Christmas is still the most wonderful time of the year!

Monday, July 29, 2013

Blondie 1945 set 993

Obviously, this is not a complete set.  I'm surprised how many Blondie sets there are!  This one is from 1945.  Whitman is the publishing company.

Sunday, July 28, 2013

Paper Doll Potpourri (Doll World) article continued

This is a continuation of the article from Doll world 1979 as started in the previous post.  This article is by Lorraine Wood. The pages were posted last post and this post for reference.  If you would like more articles about paper dolls, please let me know.  I have a few magazine and books with articles about paper dolls.

Photo No. 2 shows an origami paper folded doll set done by Grace Battjes.  Mrs. Battjes hand painted the faces of "The Prince and the Princess" and added a special touch by making a decorated folder and backing to go with these dolls. A great deal of attention to detail and careful work went into the making of this set.

Photo No. 3 shows only the first page of three page set by Marianne Anderson. Mrs. Anderson is well-known for her fine black and white "original" sets and I am especially proud to have some of her handmade sets.  She not only has a marvelous sense of fantasy but her painting technique is sure and delicate.  The other tow pages of the set( not shown here) contain costumes for "Patty Pig" that include a pirate costume, a woodsman, a "Bo-Peep", a baker, and several others.  There is even a judge costume!

Photo No. 4 and 5 show the work of Loraine Neff.  Ms. Neff uses very light pencil lines to sketch out her work and then does all the remaining detail in watercolor.  Her "Just Hats" shown in Photo No. 5 is included to show paper dolls don't have to be completely conventional.  The hat wardrobe for the head and shoulders lady is unique and charming.

Before discussing the remaining five sets pictured, let me digress a moment.  How does a collector get his or her hands on a handmade set?  A lot of time and work goes into production a handmade set and it is not profitable for most artist to make them for sale.  One way to obtain a handmade set is through a trade.  The artists who do these sets are, of course, also collectors themselves.  The general trade arrangement is one handmade set for another handmade set.  That leaves a lot of people who can't paint or draw out in the cold!  There is one handmade artist, Helen Page, who does sell her work.  If you look at Photo no.7 showing the set "Penny" you will see that Mrs. Page does excellet work.  Any set of hers would be a fine addition to a paper doll collection.  (next line I decided to obit because it contains outdate information on obtain a list from Helen Page and includes an address)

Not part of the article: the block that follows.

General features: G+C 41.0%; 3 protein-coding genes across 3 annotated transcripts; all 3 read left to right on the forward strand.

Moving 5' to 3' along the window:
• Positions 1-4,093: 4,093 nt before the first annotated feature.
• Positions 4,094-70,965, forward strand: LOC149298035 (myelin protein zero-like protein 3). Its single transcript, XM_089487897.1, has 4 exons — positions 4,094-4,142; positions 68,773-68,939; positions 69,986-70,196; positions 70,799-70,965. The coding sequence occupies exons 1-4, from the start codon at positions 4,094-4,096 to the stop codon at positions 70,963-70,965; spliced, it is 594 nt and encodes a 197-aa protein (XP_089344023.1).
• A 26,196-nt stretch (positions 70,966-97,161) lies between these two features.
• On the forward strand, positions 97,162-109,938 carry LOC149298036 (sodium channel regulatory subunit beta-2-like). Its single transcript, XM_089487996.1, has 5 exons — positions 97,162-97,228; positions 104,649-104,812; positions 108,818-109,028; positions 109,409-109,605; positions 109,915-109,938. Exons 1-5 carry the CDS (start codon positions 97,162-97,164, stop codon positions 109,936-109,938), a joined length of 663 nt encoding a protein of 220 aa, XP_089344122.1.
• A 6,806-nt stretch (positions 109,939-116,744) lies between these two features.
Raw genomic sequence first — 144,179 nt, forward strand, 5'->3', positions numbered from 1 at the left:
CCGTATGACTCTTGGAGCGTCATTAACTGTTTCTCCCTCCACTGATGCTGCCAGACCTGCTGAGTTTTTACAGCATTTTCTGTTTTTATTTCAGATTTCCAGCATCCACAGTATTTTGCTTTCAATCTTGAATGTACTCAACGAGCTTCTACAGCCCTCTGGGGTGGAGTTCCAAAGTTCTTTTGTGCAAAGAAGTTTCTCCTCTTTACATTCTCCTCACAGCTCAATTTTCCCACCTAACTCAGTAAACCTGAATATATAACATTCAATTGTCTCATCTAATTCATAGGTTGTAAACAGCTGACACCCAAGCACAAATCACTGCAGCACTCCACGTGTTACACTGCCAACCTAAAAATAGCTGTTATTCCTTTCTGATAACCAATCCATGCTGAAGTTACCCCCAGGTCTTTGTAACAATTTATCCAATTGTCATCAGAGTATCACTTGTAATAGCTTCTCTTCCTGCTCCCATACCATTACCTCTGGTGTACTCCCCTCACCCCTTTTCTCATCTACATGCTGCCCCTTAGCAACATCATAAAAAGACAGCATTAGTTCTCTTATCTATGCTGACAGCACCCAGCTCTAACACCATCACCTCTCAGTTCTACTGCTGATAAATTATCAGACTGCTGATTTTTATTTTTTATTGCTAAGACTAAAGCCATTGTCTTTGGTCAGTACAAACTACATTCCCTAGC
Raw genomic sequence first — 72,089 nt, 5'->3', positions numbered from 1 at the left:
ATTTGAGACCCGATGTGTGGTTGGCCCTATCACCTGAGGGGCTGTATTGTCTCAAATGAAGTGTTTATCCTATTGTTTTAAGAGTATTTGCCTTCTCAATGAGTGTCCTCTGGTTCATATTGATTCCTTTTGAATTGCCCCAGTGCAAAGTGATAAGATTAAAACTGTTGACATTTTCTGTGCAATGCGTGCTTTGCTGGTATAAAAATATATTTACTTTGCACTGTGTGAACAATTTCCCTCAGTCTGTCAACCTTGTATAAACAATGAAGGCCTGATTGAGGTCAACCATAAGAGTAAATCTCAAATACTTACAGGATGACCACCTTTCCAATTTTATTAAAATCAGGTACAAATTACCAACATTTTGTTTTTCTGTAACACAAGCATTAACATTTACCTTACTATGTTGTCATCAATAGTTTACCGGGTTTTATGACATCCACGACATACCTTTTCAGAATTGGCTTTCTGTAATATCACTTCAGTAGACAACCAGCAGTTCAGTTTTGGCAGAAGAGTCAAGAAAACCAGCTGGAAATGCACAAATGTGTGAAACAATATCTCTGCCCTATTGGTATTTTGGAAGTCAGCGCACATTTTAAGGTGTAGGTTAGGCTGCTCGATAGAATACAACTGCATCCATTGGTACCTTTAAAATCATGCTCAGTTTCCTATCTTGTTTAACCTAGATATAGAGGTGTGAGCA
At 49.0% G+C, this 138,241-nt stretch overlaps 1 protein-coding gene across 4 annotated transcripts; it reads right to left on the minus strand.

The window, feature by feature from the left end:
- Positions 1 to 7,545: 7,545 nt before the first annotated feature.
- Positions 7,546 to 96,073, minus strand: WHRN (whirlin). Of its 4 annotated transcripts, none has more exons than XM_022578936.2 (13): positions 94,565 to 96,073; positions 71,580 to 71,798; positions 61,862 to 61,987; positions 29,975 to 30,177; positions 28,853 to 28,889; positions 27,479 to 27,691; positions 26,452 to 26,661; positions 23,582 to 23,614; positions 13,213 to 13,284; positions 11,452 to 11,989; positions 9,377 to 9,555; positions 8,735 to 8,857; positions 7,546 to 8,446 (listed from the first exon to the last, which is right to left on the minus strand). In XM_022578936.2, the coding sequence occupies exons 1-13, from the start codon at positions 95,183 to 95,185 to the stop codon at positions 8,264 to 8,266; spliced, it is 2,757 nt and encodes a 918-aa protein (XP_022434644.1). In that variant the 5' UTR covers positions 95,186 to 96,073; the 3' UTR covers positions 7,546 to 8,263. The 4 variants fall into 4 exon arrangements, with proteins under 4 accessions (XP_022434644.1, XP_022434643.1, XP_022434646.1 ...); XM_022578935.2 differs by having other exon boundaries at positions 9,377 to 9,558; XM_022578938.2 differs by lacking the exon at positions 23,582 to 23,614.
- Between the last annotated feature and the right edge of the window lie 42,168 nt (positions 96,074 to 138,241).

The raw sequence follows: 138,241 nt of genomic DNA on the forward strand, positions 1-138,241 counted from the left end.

Or... you could try making your own set for your own collection.  You don't have to be an artist. Photo No. 6 shows a Patin paper doll done by Marie McCoin.  Ms. McCoin used a pattern for this particular Pantin and used colored pencils to drawn in the face and hair.  The rest of the doll was constructed carefully by gluing.  Or look at Photo No.8 done by two teenage girls.  They cut out the body from a sewing pattern catalog, backed it with heavier paper and then proceeded to let their fashion conscious imaginations design clothes for the doll by plaice tracing paper over the body form and drawing the clothes to fit.  Once the clothes were designed they transferred them to heavier paper and colored them with colored pencils.  Sewing pattern catalogs have a wealth of fashions and body forms.  They can usually be purchased, after they are discontinued from a sewing store for  a nominal fees.

Photo No. 9 is a one of a kind handmade by Peggy Jo Rosamond, the artist who has done so many beautiful 'doll' paper doll books.  Mrs. Rosamond is a commercial artist and a doll and paper doll collector.  You may not be able to get one of her handmade but you can have the next best thing if you order her paper doll books. (again excluding address to order list from Peggy Jo Rosamond cause it is out of date)

Last, and probably least, is a handmade paper doll by the author of this column (who does not pretend to be an artist).  Making one's own paper dolls gives a special appreciation of what goes into the process. You will not on the "Oprhan Annie" set (Photo No. 10) that the hands of the doll are conveniently placed in such a position that they do not show.  Most artist have trouble with hands.  Even Queen Holden, one of the most well known of paper doll artist, admitted to have this problem. Trying to draw hands certainly enhances one's admiration for those who draw them well.  hiding the hands is a "dodge"!

Not pictured is the work of another paper doll creator who does something unual.  She mades "Fingerprint Paper dolls" (Mary Ellen Smith *address printed I will not post*) has a unique imaginaton and makes colorful and different handmade paper doll sets in the from of paper doll notes.  theres are all done individually but not necessarily limited in quantity.   Ms. Smith also sells a line of paper doll bookmarks and original paper doll rubber stamps.